• 2nd Page

    Whatsapp lets us chat in group messages, normal SMS cannot. Referring to the latest incident of the Korean ferry that sank, the students whatsapped each other before their last moments.

    Apps also fuels creativity. It inspires designers, and inventors to continue the work, and to improve. It is pushing the boundaries of what we can invent and achieve.

    Think about the Tudor and Victorian times, it is the same thing, we look back and think to ourselves, how did they live like that? It is just the time and culture of today changing. The generation now is the generation growing up with smart phones, 20 years later, it will be another thing, and people will make the same points you are making.

  • Warning- long reply!

    I understand your point, but I don't fully agree with it. I believe smart phones and apps have also improved in the way we live. In a world and society where brands, people and technology is constantly on the move and updating itself, it is important for people to know what is going on.

    If you own a business, and you do not have a smart phone, you are already behind on the apps, or the target market you are aiming for are already in front. I believe you need to be constantly up-to date with the going on’s behind people, brands etc. For example, instagram enables us to follow people, bands and brands on what they are doing. Knowing what they are doing gives us an idea of what to expect, and from a business perspective, it is vital to be in the know of competitors. This not only gives us time to quickly absorb market information, based on a number of likes, but also if there was no competition in this world, there would be no improvement in the way we live.

  • Yet again, people are mistaking the concept of 'free time' for 'boredom'. Boredom has a much higher correlation with depression than with freedom or creativity. Boredom IS the enemy, and will always be an enemy. Time to think is not an enemy. Until you can distinguish between free time and boredom, you will never reach the heightened state of awareness you seek.

  • Darryl Willis

    I have a smart phone because it is provided by my company. And I have caught myself mindlessly checking email (even though I had just checked it a minute before). However, I am at least able to turn the thing off and leave it behind many times during the day.

    Your point is very well taken. We are becoming less present in the moment and space than we have been in the past.

    And yes, boredom is not the great enemy! I think mindlessness is!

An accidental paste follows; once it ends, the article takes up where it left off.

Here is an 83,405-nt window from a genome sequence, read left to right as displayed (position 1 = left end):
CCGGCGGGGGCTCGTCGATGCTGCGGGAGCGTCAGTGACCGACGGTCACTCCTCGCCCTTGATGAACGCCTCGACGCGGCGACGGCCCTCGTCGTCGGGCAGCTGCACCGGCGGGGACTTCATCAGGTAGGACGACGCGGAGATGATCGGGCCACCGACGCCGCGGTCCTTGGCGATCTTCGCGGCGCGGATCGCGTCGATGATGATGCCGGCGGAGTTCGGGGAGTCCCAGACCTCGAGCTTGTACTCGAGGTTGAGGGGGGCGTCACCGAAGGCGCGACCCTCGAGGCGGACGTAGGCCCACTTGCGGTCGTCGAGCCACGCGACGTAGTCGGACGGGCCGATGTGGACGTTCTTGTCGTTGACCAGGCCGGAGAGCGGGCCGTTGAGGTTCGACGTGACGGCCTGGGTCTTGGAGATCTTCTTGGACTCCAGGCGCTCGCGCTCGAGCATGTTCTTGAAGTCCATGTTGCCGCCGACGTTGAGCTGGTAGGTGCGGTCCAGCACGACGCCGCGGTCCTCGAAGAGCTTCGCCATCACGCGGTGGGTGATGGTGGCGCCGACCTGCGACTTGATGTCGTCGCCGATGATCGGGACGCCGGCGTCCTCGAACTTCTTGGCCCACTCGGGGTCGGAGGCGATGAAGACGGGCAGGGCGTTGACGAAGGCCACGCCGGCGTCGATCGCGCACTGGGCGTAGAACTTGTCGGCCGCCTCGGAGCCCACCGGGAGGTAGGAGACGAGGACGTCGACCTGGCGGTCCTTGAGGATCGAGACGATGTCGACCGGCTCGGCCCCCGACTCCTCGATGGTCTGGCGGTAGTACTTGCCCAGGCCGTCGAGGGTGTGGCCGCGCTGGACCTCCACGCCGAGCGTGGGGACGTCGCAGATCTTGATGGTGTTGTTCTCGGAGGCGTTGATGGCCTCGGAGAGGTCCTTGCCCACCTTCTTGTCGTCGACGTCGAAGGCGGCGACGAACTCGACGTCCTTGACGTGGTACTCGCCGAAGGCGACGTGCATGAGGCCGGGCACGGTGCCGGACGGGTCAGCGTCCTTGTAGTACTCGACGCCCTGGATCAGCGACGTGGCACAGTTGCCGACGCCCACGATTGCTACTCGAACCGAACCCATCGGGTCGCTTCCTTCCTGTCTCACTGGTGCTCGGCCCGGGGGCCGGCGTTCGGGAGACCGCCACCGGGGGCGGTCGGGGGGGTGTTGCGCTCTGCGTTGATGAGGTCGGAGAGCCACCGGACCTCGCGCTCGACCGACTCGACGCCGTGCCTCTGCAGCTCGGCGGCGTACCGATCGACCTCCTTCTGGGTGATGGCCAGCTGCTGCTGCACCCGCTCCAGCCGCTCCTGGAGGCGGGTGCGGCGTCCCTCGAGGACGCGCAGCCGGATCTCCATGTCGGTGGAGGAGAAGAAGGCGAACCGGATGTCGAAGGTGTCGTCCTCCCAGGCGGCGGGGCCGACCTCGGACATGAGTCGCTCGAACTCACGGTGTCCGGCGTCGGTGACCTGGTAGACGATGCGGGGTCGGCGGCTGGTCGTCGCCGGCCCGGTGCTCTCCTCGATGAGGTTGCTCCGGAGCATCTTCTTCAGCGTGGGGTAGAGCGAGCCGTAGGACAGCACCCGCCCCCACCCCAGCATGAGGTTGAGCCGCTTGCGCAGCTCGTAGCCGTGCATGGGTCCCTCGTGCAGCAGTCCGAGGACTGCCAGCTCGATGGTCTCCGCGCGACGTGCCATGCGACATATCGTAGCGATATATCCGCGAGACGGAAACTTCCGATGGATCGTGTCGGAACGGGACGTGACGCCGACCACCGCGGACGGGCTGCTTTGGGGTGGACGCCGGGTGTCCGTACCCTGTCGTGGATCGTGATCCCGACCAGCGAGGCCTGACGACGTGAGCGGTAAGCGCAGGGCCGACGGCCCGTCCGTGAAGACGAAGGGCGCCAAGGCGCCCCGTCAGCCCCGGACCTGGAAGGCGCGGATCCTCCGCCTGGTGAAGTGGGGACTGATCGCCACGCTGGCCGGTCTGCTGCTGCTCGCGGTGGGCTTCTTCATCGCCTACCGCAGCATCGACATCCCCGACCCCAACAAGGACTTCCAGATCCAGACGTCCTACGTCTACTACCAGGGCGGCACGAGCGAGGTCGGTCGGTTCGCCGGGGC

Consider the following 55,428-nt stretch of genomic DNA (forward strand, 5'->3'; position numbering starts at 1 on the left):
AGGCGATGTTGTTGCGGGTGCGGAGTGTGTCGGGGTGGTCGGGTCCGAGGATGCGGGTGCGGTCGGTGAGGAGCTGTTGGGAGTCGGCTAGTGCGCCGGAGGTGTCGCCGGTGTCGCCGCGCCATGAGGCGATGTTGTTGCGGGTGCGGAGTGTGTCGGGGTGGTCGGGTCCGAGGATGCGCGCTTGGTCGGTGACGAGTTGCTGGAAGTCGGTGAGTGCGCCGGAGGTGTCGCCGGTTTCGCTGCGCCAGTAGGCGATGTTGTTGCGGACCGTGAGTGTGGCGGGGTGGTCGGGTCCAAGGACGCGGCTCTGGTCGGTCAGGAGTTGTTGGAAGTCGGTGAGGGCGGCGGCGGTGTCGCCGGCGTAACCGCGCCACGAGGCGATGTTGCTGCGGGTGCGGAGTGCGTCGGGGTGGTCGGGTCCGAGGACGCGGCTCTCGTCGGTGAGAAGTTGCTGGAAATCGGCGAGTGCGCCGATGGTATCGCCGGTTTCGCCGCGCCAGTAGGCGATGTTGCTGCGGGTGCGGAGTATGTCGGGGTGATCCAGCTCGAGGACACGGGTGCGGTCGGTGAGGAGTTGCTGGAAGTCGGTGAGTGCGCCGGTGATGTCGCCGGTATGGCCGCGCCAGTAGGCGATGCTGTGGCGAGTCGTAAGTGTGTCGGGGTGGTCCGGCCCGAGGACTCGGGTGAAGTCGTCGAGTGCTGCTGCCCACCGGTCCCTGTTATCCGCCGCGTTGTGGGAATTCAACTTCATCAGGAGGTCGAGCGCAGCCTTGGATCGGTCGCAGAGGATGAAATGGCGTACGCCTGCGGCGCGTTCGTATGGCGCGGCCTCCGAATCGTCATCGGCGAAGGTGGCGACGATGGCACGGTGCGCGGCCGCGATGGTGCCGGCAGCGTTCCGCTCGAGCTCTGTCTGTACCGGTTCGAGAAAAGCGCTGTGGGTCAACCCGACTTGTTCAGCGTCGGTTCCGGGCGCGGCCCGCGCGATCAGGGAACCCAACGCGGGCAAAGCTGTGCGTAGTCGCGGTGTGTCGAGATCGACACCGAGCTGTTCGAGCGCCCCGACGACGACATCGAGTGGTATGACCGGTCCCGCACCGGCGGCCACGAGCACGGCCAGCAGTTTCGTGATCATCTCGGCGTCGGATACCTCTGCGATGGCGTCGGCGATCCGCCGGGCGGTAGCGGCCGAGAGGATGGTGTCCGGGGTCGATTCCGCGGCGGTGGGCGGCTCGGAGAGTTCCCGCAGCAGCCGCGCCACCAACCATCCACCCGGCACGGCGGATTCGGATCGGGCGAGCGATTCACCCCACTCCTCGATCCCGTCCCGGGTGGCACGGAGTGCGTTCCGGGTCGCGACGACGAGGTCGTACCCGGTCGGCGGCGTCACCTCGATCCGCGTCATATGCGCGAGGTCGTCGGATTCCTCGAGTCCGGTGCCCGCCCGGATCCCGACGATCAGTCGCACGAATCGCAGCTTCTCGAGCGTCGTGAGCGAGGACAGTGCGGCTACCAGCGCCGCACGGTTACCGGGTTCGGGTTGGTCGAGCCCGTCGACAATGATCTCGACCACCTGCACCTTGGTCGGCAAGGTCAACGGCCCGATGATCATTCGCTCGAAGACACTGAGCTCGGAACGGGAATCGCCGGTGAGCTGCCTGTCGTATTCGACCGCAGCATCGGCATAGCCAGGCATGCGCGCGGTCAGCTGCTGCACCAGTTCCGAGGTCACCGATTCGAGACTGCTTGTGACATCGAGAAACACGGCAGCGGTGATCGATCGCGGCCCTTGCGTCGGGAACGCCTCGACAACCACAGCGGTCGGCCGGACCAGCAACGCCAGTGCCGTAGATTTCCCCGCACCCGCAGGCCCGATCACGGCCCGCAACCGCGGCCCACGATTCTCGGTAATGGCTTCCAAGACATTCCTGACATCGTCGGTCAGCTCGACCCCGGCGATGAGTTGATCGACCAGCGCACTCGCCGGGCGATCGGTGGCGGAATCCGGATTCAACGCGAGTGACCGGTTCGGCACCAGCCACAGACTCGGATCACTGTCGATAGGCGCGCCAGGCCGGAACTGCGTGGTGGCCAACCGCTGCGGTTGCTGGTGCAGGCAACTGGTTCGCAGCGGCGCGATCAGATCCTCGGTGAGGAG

• Will Forster

    P.s. I've never heard of the Tel Aviv University of Smartphone Users :p

  • Will Forster

    I really appreciated reading this article! It summarises all the drawbacks of being conjoined to a smartphone that I've experienced very astutely (and non-prejudiciously) - the paragraph about halting the conversation to look up a detail as if without it the conversation would fall apart is especially poignant. What would we do without knowing that one fact? Well, engage in the moment and think around it. Theres something nice too about people bejng honest and saying they don't know sone thing precisely and being able to move the conversation on to other places - that's a bit more interesting that way, isn't it? Also, the phase being ' left partially everywhere and fully nowhere' is very poetic. As a smartphone user I've recently come to realise that a large part of my deteriorated work ethic these days is down to my not actually wanting, nor seeing clearly the reasons, to commit to one important thing (currently getting my degree), partly due to the points you've mentioned above.

  • People are also perfectly capable of tuning out the present using old school cell phones. On the other hand, I have a smart phone that I almost never use in social situations because I consider that rude. So, there.

    I agree with your mindset, though. Use the tech that works for you and don't worry about mainstream trends.

  • ME: Don't have Don't need Don't give a shit DO see the world around me

    I have a cellphone. It is an elementary cellphone. I only turn it on when I want to make a call.

    So, why haven't I croaked from old fashioneditis?

  • Paul De Leon

    I can't tell you how many people freak out when I start talking to them.

  • I never have a Smart phone too.. and even more I don't have a cell phone just have a landline, internet at home that's it, I just don't need it.

    I work in the computer field, programming, debugging & pass over 5 hour a day on a computer for my job, I even help users with their smartphone...

    I don't want to have one cause I know I could lost lot of time "cheking" and for me TIME & especially QUALITY time is very precious.

    I was one of the first in my city to have a pager and after I upgraded to a cell phone caus I worked on the road and now I work mostly from my home so I have no need for a cell phone of smartphone.

    If somebody want to reach me they can leave a message on the answering machine & the message is forwarded to my email that I look at least once a day.

    If I'M on the road and need to talk to somebody right now I just ask to somebody to borrow his cell that's it ! :)